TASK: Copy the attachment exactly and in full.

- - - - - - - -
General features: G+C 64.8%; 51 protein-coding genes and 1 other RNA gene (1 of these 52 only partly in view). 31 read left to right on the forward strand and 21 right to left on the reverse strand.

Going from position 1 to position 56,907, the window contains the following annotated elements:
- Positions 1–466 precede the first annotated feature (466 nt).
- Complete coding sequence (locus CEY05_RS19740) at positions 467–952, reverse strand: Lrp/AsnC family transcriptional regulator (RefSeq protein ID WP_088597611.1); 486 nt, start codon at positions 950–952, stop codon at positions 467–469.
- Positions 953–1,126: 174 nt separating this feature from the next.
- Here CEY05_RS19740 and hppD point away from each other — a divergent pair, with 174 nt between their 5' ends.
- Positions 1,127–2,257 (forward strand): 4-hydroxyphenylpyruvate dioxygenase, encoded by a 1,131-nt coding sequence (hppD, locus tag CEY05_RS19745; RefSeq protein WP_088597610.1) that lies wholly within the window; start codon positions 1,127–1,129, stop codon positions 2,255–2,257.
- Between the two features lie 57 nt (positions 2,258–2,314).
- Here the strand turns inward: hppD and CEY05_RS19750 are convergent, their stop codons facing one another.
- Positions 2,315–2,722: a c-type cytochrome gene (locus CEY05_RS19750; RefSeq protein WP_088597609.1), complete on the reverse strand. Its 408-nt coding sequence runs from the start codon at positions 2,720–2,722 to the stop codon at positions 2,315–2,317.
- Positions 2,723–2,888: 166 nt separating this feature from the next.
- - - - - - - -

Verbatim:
General features: G+C 64.8%; 51 protein-coding genes and 1 other RNA gene (1 of these 52 only partly in view). 31 read left to right on the forward strand and 21 right to left on the reverse strand.

Going from position 1 to position 56,907, the window contains the following annotated elements:
- Positions 1–466 precede the first annotated feature (466 nt).
- Complete coding sequence (locus CEY05_RS19740) at positions 467–952, reverse strand: Lrp/AsnC family transcriptional regulator (RefSeq protein ID WP_088597611.1); 486 nt, start codon at positions 950–952, stop codon at positions 467–469.
- Positions 953–1,126: 174 nt separating this feature from the next.
- Here CEY05_RS19740 and hppD point away from each other — a divergent pair, with 174 nt between their 5' ends.
- Positions 1,127–2,257 (forward strand): 4-hydroxyphenylpyruvate dioxygenase, encoded by a 1,131-nt coding sequence (hppD, locus tag CEY05_RS19745; RefSeq protein WP_088597610.1) that lies wholly within the window; start codon positions 1,127–1,129, stop codon positions 2,255–2,257.
- Between the two features lie 57 nt (positions 2,258–2,314).
- Here the strand turns inward: hppD and CEY05_RS19750 are convergent, their stop codons facing one another.
- Positions 2,315–2,722: a c-type cytochrome gene (locus CEY05_RS19750; RefSeq protein WP_088597609.1), complete on the reverse strand. Its 408-nt coding sequence runs from the start codon at positions 2,720–2,722 to the stop codon at positions 2,315–2,317.
- Positions 2,723–2,888: 166 nt separating this feature from the next.